In his famous book Michael Gladwell argues that trends in social behaviours spread like epidemics. We revisited the factors that create a "tipping point" and their implications for your learning community or project.
What's the big idea?
In looking at what creates social and behavioural epidemics Gladwell came up with three key factors . These were:
- The law of the few
- The stickiness factor
- The power of context
We have looked specifically at the Law of the Few and its relevance for developing successful learning communities and learning initiatives.
Gladwell cites the 80/20 rule or the Pareto principle as the foundation for his first rule of epidemics. The 80/20 rule is a rough approximation that 80% of crimes are committed by 20% of people; that 20% of motorists cause 80% of accidents; that 80% of work on a project is done by 20% of the participants, that 20% of your efforts will deliver 80% of results, etc. To Gladwell, social epidemics depend upon the actions of a few exceptional people. In particular, they depend upon particular types of people, people he defines as:
Connectors are people who know lots of people. More importantly they not only know lots of people they know people in different areas and sectors. They connect different worlds. Interestingly studies appear to show that ideas are often spread through weaker connections ie through acquaintances rather than friends. These weak ties are more important because they tend to occupy different worlds. Connectors have lots of acquaintances, which makes them important in the spread of new ideas and behaviours.
Mavens are people who collect knowledge, often obsessively. These are people with huge levels of detailed knowledge on a subject who are happy to share that knowledge. They are important because they know things other people don’t. They read extensively in particular areas. This means that if they recommend something in their area of interest people take notice because they are recognised as knowledge experts. Whilst a Connector might tell lots of people about say the best MP3 player, a Maven will tell less people but more of them will take notice because they respect the knowledge of the Maven. Wikipedia has thrived on the contributions of mavens around the world.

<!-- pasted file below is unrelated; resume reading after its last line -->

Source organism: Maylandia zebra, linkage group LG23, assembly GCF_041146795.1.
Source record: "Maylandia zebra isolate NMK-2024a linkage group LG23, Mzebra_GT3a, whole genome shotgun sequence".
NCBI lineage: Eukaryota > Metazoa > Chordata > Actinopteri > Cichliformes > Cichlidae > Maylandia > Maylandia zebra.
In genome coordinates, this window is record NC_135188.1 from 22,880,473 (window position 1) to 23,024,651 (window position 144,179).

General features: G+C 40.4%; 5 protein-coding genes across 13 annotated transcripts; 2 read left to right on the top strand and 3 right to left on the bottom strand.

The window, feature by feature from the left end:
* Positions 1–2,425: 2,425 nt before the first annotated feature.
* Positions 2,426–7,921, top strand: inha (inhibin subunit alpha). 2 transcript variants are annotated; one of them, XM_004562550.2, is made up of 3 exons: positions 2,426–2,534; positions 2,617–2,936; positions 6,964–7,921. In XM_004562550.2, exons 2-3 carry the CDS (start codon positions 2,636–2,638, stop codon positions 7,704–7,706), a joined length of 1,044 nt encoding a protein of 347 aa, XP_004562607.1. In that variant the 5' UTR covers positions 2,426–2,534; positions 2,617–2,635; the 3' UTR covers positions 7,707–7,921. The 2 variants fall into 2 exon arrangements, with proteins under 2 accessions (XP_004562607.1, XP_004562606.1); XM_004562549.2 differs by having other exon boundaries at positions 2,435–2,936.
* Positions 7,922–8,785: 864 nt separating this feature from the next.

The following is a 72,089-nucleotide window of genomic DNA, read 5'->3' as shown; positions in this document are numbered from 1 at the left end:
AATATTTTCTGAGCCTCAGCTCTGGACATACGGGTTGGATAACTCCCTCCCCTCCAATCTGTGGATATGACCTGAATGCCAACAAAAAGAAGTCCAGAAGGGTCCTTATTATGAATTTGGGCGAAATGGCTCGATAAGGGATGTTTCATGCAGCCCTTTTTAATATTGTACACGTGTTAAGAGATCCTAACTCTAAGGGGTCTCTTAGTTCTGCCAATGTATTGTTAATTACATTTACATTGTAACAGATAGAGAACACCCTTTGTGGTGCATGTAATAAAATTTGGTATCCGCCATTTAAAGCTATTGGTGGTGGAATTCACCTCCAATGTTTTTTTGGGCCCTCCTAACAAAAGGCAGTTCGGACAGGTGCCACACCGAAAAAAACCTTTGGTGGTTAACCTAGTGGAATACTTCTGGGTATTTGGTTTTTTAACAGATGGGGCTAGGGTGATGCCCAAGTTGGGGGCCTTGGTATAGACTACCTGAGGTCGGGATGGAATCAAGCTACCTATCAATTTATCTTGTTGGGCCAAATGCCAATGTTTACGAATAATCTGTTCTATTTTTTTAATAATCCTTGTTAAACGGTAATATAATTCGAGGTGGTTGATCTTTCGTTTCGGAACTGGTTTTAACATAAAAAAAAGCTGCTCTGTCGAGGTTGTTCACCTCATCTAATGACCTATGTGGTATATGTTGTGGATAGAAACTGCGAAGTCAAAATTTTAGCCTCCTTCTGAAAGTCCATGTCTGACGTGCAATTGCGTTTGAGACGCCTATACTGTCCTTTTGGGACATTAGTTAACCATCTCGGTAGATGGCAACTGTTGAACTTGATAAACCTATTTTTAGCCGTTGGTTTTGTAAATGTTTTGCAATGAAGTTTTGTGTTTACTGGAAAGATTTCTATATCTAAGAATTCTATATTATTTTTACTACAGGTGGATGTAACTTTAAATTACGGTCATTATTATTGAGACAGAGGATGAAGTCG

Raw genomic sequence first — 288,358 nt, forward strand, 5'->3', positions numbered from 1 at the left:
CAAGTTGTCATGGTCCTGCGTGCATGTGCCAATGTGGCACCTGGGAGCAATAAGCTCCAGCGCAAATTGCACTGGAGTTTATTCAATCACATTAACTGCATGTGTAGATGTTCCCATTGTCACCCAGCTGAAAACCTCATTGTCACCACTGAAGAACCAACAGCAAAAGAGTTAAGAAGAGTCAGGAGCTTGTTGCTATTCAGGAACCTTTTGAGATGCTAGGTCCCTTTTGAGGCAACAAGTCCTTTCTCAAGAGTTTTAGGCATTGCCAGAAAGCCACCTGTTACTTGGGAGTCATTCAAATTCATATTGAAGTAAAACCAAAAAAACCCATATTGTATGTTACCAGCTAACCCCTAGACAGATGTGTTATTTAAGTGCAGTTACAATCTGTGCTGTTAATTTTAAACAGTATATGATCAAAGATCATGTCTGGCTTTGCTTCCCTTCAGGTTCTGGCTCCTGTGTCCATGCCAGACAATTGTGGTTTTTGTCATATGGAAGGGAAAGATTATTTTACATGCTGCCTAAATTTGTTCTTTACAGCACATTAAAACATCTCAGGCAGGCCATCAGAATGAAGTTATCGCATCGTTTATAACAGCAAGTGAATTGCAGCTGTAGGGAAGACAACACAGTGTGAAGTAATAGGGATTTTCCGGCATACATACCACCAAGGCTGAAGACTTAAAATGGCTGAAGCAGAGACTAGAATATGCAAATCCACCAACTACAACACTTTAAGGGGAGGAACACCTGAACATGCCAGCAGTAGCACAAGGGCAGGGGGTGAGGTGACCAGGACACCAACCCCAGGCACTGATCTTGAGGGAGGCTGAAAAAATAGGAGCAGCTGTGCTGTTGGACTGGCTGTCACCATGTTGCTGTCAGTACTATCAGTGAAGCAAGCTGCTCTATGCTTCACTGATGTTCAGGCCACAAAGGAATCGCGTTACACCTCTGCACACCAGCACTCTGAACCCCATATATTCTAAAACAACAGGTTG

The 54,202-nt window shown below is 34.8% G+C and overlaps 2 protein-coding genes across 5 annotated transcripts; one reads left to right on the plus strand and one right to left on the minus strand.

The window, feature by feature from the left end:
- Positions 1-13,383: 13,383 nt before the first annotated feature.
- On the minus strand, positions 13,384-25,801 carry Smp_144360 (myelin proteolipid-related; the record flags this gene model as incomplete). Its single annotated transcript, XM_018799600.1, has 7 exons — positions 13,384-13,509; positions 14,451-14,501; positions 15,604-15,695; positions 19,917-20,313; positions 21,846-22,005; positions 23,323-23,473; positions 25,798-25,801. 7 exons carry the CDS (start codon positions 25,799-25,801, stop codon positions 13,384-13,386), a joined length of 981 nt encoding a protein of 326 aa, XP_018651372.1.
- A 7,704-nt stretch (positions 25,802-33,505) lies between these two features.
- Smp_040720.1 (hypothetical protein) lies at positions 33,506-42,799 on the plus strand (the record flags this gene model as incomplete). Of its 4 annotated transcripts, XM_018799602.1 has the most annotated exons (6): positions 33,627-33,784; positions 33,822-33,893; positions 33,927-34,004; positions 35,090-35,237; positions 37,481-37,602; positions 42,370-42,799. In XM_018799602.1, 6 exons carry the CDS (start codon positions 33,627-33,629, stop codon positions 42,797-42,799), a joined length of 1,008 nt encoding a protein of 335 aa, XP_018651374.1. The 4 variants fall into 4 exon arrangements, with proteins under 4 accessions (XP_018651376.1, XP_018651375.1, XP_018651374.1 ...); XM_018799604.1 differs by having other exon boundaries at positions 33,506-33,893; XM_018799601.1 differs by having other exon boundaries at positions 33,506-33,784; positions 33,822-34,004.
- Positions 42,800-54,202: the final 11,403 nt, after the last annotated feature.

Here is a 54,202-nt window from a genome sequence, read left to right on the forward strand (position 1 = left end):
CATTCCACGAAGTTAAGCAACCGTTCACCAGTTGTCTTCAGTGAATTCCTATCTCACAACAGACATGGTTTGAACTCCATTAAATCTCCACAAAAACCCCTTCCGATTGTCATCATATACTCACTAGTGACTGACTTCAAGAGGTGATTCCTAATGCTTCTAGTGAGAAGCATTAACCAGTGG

Salesmen are the people Gladwell defines as people who persuade people to try something or listen to a new idea. They tend to be optimistic and enthusiastic. They build trust and rapport easily.
What's in it for Learning and Collaboration?
Gladwell’s analysis provides us with a structure for reviewing who you need to engage to maximise your chances of success.
Who will be your Connectors, the people who will tell everyone else about the benefits of the community and create awareness amongst a large audience. Identify the people who have the most connections and get them involved. Could they become your learning champions?
Who will be your Mavens, the people who have the obsessive knowledge and are prepared to share it with the community. Identify the two or three people who have the detailed knowledge that everyone respects. They may not be connectors or enthusiastic sales people but they will provide the value and information that Connectors and Salespeople will distribute. Could they be the founding contributors to your wiki, or be the recognised experts supporting your community of practice?
Who will be your Salesmen, the people who will persuade the sceptical to try the community or the elearning. Identify those positive and enthusiastic people who will encourage people to try the learning or the collaborative activities. They could also be learning champions.
You can use a very simple matrix to apply this approach to your project:
So, identify the mavens, connectors and salesmen for your community, get them involved in the right way, and watch it spread like an epidemic.